The Roman origins of Parma date back to 2,200 years ago according to the Roman historian Titus Livius (or Livy). In his history of Rome he writes that the Roman colony of Parma was established in 183 B.C. and the first settlers were two thousand men and their families.
We know that the city thrived and in time it had marble public buildings, but none of them are visible nowadays, so after two millennia how much of Roman Parma is left?
The Roman origins of Parma: a river, a ford and a bridge along the via Aemilia
The river Parma is the place where it all started. Before the Romans chose the site for their colony, here was a ford across the river. Archaeologists have discovered a trove of coins and bits of metal dating back to the III century B.C. It proves that Celtic populations already lived here and appreciated the strategic value of this site placed between the river Po in the north and the Apennines in the south.
A network of roads (viae) connected Roman cities; Parma, like many cities of the region Emilia-Romagna, was built along the via Aemilia which went – still goes – from Rimini (Ariminum) on the Adriatic sea to Piacenza (Placentia) on the river Po (Padus). The region actually gets the first part of its name from this road.
Under the modern road surface the via Aemilia still crosses the centre of Parma from east to west. Next to Ponte di mezzo, the central bridge of Parma, we can still see two arches from the ancient stone bridge.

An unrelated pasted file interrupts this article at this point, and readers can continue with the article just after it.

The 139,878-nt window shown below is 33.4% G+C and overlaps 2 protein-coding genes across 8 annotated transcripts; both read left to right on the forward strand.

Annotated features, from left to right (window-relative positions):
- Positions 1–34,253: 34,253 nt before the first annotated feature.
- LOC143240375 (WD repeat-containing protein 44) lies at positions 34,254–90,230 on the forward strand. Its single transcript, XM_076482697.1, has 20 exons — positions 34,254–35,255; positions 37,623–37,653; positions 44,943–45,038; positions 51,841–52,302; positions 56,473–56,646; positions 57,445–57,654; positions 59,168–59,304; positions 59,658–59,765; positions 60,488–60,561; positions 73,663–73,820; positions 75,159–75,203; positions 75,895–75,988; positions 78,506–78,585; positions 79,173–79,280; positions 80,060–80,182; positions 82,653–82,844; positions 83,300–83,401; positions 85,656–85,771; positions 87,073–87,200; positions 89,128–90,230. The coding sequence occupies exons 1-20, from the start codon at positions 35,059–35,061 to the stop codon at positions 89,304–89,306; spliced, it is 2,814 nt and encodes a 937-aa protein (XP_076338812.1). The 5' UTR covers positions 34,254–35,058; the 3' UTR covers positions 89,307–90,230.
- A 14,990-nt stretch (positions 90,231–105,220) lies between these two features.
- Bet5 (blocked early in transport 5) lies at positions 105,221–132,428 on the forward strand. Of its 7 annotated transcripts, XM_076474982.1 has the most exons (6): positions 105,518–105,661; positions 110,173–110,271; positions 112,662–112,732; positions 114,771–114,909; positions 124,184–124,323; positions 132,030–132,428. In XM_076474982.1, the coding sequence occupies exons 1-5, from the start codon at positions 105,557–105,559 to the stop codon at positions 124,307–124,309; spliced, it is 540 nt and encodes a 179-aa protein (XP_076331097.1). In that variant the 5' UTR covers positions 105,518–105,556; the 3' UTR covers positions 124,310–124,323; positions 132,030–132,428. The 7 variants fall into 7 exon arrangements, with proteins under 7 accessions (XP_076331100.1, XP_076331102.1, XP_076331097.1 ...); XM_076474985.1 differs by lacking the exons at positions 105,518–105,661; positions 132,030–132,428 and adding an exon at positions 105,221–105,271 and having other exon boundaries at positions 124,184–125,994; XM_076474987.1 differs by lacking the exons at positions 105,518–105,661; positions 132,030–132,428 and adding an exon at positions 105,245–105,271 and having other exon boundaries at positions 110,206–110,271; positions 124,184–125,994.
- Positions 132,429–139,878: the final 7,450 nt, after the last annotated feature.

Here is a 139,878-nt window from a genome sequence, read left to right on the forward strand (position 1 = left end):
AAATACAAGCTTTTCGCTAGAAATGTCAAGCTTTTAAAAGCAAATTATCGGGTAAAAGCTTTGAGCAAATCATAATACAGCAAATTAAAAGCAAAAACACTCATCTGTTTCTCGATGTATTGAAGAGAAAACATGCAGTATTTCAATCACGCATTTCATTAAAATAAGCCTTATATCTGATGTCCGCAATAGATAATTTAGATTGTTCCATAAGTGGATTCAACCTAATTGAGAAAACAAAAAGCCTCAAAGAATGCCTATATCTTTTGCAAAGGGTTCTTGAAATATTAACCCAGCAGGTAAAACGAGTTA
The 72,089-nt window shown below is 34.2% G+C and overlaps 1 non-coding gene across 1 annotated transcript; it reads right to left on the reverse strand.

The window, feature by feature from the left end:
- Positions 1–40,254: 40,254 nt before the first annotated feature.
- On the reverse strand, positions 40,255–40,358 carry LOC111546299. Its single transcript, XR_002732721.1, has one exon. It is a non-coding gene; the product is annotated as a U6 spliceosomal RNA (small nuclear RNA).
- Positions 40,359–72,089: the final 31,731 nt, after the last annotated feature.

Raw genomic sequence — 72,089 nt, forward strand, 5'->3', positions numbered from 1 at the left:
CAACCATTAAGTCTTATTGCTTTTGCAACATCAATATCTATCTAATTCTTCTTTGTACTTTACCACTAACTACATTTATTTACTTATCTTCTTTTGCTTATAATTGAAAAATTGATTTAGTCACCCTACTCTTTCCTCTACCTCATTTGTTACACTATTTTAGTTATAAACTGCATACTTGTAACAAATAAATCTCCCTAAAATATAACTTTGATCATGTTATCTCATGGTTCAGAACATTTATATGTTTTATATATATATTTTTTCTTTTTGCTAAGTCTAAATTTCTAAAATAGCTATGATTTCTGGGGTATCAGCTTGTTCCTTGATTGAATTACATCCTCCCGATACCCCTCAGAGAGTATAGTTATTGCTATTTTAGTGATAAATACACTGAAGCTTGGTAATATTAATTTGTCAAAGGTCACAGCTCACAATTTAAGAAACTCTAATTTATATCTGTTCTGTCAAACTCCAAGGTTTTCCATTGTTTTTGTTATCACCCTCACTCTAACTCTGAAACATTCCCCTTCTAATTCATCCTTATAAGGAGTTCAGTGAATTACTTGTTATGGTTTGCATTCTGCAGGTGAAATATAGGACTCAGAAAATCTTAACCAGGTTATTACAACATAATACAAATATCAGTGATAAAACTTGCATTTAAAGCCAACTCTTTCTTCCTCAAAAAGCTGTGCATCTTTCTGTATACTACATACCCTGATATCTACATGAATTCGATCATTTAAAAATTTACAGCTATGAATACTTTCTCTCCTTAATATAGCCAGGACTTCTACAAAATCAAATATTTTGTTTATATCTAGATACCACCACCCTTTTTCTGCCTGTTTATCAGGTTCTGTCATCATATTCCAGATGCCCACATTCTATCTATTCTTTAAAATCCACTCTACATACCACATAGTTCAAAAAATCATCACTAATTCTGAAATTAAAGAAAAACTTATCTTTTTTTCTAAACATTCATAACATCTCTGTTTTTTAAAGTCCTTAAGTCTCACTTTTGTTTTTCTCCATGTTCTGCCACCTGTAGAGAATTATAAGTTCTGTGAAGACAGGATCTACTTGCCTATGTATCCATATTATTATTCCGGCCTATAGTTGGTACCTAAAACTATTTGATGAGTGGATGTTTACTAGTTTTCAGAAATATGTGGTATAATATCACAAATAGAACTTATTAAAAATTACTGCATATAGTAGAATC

The Roman origins of Parma: public and private buildings
Parma, like all Roman cities, had important buildings: public ones like an amphitheatre, a theatre, the bath house, and private ones – villas and tenements. Though archeologists have been able to identify the site of many public and private buildings, unfortunately they no longer exist because in the Middle Ages building material, especially marble, was reused to build anew.
Only fragments of the ancient city are preserved, but they allow us to cast a glance across the centuries and imagine the life in Roman Parma …
The Roman origins of Parma: the people
The names and sometimes the portraits of people living in the area of Parma in Roman times have reached us mainly through funerary art: Pupius Amicus was a dyer, Sallustius Pusio was a shearer – in fact Parma was one of the main centres for the production of wool in northern Italy.
Sometimes we don’t know the names of the people but we can imagine their stories: a pair of amazing stone lions which were found along the via Aemilia (where now via D’Azeglio is) once guarded the funerary monument of someone very rich; a hoard of jewels and coins was probably hidden in a hurry inside vases during an invasion in the third century A.D. …